Hi Aunty B
I have an employee who was hired as an onsite IT technician. We have a small team of people and have three onsite techs (including the manager).
At the moment, the employee in question has used up all his leave and sickies (now leave without pay) due to health issues caused by an accident before being employed with us.
He has come into work stating he cannot do onsite work anymore, even though that is his primary role.
I have had him at a desk for the last four weeks, however as a small business, cannot afford him in this role to be sitting at a desk. To make matters worse, I have been informed that he cannot do inhouse technical work either unless he works from his desk.
My concern is, if I cannot reposition him within the organisation, how would I go about different options and discussing with him my situation without making the position redundant as it would need to be refilled.
It is costing my business a lot of money and creating a loss to the business. To make things worse, he is talking to other staff saying he has no money and “should be on twice as much” as what he is getting paid now.
Can you PLEASE provide some advice or help and also point me in the right direction to protect myself and my business from any unlawful dismissal please.
Oh dear. It’s so hard, isn’t it? You want to do the right thing but in the end you have to think of the business, other staff and stakeholders. And when you do take action, you feel rotten!
I was talking to a boss last week who has an employee who loves riding his motorbike on forest trails. He constantly falls off and injures himself and then takes weeks off work. It’s driving this boss nuts, but what can he do?? It’s enough to make you want to be an employee!
OK, PL. The answer to this question depends in very large part on why he can’t work offsite and whether it’s clear that that is in his job description. (Yet another reason, everyone, to write very clear job descriptions!)
Our legal adviser Uncle P (Peter Vitale) says you need to explore with the employee what assistance might be made available to assist him working offsite; this might include an agreement about lifting aids, extra breaks with make-up time or other ideas that could assist.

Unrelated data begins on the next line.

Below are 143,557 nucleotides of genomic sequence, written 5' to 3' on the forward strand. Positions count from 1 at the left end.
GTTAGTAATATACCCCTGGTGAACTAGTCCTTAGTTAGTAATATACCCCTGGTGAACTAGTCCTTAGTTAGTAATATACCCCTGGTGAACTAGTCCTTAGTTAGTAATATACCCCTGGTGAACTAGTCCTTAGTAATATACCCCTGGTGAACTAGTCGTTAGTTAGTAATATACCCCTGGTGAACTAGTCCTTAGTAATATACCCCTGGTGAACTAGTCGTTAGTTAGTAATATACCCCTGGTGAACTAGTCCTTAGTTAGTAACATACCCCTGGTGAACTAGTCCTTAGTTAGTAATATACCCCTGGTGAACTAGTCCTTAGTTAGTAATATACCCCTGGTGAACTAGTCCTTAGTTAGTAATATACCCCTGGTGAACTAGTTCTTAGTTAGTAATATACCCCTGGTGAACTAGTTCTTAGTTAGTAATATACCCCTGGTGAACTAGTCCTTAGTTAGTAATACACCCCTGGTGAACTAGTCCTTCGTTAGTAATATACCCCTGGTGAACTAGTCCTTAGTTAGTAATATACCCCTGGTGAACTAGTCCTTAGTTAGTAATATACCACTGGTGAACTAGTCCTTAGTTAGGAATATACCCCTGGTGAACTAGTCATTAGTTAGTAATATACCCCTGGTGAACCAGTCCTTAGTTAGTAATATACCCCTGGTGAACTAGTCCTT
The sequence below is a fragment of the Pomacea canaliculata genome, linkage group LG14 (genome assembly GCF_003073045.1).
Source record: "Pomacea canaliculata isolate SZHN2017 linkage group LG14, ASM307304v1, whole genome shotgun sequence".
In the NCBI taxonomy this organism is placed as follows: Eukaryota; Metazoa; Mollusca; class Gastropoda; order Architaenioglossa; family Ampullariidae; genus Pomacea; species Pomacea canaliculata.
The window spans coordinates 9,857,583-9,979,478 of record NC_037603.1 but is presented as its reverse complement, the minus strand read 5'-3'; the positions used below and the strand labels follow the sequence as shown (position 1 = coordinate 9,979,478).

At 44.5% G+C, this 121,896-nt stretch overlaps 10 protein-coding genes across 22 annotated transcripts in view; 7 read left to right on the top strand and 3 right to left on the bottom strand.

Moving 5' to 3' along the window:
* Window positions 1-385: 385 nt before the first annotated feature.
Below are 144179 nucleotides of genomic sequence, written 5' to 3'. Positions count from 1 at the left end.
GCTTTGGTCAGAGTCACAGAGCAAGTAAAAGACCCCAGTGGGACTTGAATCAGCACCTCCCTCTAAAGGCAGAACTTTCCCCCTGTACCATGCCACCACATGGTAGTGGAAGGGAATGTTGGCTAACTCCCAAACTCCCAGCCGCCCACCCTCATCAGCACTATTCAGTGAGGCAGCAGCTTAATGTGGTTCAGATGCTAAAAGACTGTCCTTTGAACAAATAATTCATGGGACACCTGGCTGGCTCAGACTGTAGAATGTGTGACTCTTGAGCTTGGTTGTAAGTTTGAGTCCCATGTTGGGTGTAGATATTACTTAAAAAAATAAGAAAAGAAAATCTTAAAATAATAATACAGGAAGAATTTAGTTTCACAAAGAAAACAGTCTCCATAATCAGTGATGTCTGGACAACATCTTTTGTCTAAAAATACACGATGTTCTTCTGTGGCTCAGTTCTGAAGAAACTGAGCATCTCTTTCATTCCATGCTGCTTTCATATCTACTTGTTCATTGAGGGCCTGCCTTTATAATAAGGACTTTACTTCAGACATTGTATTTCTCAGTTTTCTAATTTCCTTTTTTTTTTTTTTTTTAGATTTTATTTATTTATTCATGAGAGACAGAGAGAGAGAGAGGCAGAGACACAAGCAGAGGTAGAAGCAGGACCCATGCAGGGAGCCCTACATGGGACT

If you, the employer, can demonstrate that, even with assistance which does not amount to an unjustifiable hardship on the employer, the employee is incapable of performing the inherent requirements of the position, then you will be justified in terminating. If this guy really can’t do the job then it’s a matter of dotting the i’s and crossing the t’s.
In practice, the employer’s position is also made more difficult because in the case of an unlawful termination claim under the Workplace Relations Act, the onus is on the employer to prove that the illness/disability was NOT a reason for the termination.
Uncle P says that you can contact him for more advice. (Tell him Aunty B sent you and he might give you a good rate.)
And by the way, we recently tried to help a boss who was having difficulty with an employee with a disability.
Rachel Butler from the not-for-profit Australian Employers’ Network on Disability had the following to say, and it may help your situation as well:
It sounds like there are a few really important conversations needed in this particular situation. Apart from recommending you buy our Managers Guide: Disability in the Workplace here’s what I would suggest. Please note, these are suggestions and not legal advice.
First, look at the position description that your staff member was recruited for and review whether there is a clear articulation of the “inherent requirements” of the job. Clarify the work performance required by reviewing the quality and productivity requirements for the role as well as your “code of conduct”. If there was a three month review, look at your data from this performance review and identify whether performance has changed.
Think about anyone else within the organisation who breaks your code of conduct or doesn’t meet your work performance standards. If you can think of a few other people who don’t meet these standards then your task becomes more difficult. Arrange a meeting with your staff member.
Give a few days notice of the meeting and tell your employee that you want to discuss work performance. Provide an opportunity for your employee to have someone else attend if they choose. This could be a disability employment specialist or an advocate.
During the meeting be clear about which aspects of the role are being adequately performed and which aspects require improvement – this includes both task related aspects such as customer service as well as interpersonal skills.
Ask your employee if they require any workplace adjustments to make it easier to achieve the requirements of the role. If he is unsure about what adjustments would help, you can suggest a workplace assessment. The Federal Government may provide funding and assistance with implementing adjustments – visit www.jobaccess.gov.au.
To protect your organisation against either direct or indirect discrimination it is important that you do not undertake any disciplinary action prior to providing the opportunity for reasonable adjustments to be implemented. Document your processes. If you need additional assistance call the Australian Employers Network on Disability on 1300 363 645.
Some good suggestions there!
Your Aunty B.